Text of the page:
The thing that may still be of concern around animal testing is that L’Oreal doesn’t state what “better catering consumers’ need” means.
Does it refer to pressure for the company to become 100% cruelty-free? Maybe people prefer shopping online as it may be more convenient.
Perhaps it’s cheaper to purchase Maybelline products online than through a department store.
Another thing that has to be considered is that L’Oreal is still going to be using retail stores. They may be operated and overseen by L’Oreal, but they are still retail stores.
Does that require L’Oreal to agree to animal testing? After all, China regulations dictate that cosmetics sold in physical stores need to be tested on animals.
These are things that Maybelline and L’Oreal leave open to speculation.
Maybelline and PETA
PETA does a great job of advocating animal welfare. It recognizes L’Oreal’s attempts toward ending animal testing:
“Over the years, L’Oreal has made positive progress and taken important steps towards ending tests on animals for its products. The company adopted a policy not to test its “finished products” on animals, and eventually adopted a policy not to test its products’ ingredients on animals.
The company has also contributed significant resources to the research and development of non-animal test methods to replace some of the cruel and outdated animal test methods currently still in use. L’Oreal has also established a robust presence in China to advocate for the government to end its requirements for tests on animals for cosmetics sold there.
We applaud L’Oreal for its commitment to and progress in ending tests on animals and promoting non-animal test methods…”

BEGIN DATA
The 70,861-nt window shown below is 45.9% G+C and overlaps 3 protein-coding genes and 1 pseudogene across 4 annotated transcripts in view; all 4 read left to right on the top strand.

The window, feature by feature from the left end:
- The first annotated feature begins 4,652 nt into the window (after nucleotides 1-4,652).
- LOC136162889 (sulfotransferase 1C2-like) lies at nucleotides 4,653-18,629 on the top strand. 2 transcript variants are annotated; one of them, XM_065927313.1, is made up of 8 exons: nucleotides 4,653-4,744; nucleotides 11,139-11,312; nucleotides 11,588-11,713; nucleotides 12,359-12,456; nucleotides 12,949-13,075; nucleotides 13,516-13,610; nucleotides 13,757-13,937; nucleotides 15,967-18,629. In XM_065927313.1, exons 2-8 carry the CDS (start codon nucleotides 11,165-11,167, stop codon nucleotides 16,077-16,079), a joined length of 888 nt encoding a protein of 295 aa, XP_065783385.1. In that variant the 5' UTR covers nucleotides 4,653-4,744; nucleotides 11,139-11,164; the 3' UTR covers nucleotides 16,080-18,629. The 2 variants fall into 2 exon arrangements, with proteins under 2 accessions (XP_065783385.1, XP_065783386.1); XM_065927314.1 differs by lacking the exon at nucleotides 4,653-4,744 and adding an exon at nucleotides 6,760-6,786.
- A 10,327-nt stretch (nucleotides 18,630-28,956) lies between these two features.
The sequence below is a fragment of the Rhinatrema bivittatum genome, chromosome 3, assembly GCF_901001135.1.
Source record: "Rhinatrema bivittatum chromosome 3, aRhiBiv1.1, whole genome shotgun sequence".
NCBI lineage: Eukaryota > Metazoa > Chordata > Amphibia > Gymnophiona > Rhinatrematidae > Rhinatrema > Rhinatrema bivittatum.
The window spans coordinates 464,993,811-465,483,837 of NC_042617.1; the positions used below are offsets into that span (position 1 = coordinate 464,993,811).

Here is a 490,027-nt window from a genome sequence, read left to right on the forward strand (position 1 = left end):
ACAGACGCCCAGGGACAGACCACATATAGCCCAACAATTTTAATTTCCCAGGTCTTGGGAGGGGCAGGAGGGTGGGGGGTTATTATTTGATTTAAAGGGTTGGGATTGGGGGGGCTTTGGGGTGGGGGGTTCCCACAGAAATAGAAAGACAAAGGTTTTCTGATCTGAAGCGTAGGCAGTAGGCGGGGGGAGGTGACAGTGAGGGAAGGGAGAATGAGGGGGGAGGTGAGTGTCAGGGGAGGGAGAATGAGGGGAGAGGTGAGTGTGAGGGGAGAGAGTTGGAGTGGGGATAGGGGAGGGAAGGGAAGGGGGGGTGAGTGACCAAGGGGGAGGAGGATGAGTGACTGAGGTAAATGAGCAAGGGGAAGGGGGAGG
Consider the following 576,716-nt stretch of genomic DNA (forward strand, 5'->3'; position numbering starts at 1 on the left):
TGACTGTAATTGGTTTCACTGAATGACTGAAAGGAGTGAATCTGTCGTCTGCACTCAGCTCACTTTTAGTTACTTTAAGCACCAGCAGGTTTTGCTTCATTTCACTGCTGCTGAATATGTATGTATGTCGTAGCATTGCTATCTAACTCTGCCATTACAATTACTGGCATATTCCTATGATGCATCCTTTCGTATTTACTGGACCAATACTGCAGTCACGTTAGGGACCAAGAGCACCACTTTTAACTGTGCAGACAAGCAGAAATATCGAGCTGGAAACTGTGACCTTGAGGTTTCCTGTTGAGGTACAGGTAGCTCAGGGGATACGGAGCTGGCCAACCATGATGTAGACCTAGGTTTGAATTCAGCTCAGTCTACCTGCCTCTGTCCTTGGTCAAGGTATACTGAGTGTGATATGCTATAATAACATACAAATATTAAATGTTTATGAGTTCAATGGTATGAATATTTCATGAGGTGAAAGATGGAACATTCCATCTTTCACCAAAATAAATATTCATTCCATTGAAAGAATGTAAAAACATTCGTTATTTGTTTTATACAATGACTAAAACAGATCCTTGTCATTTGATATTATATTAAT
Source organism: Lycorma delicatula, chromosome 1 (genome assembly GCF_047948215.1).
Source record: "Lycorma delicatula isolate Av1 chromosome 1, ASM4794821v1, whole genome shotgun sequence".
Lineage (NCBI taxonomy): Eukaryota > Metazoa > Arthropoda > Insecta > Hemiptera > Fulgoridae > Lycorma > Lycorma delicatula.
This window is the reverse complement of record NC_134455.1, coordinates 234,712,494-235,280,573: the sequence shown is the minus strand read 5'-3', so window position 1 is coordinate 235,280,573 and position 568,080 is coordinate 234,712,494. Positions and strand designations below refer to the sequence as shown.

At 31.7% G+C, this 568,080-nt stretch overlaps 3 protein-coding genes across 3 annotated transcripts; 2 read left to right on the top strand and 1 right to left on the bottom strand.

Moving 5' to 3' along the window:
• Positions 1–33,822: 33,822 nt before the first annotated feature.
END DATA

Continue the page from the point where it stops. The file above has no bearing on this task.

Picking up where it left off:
PETA however lists Maybelline and L’Oreal as companies that still test on animals. All because of China.
A word of caution though regarding PETA. It is a world leader for animal rights and is always pushing for change.
However, if you use the search function to look for certain companies, you can have articles come up as a result.
The articles may not mention the brand that you have searched for and that could lead to “guilt by association”. It’s up to you to do your due diligence and not just take one organization’s word that a company isn’t cruelty-free.
On the other hand, you can’t always believe companies that claim to not test on animals don’t. If they don’t how do they know others in the supply chain follow the same principles?
After all, Leaping Bunny makes this pithy observation:
“By 1996, ‘cruelty-free’ shopping had become popular, but it was also confusing, sometimes misleading, and ultimately frustrating. Companies had begun designing their own bunny logos, abiding by their own definition of ‘cruelty-free’ or ‘animal friendly’ without the participation of animal protection groups.”
Always do your homework.
I can’t believe it’s not Maybelline
If you are wanting to look like you’re “Born With It” yet want to use cruelty-free products, don’t fret. There are plenty of brands that will give you that Maybelline look without the need for animal testing.
Aveda has its heritage in holistic beauty. Its founder, Horst Rechelbacher, had a mother who was a herbalist, so gained an appreciation for natural products.
Time in India cemented Horst’s resolve regarding his holistic worldview:
“We are the earth. We are soil. We are water. We are everything. So go organic if you can. So become a farmer. Grow in your own house. Grow peppermint and make your own tea. Celebrate life.”
This is the inspiration that drives Aveda as a beauty company. It offers a variety of products from makeup, fragrances, skincare, and much more.
Since January 1, 2021, Aveda has been 100% vegan.
Regarding animal testing, it is something that the company has avoided since it started:
“Aveda is a cruelty-free brand. We do not test on animals and never ask others to do so on our behalf.
Our products are “people-tested.” Being a cruelty-free brand is an important part of our mission to care for the world we live in and for those we live with…”
To underscore the fact that Aveda is cruelty-free, it lists animal welfare achievements that it has been involved with such as: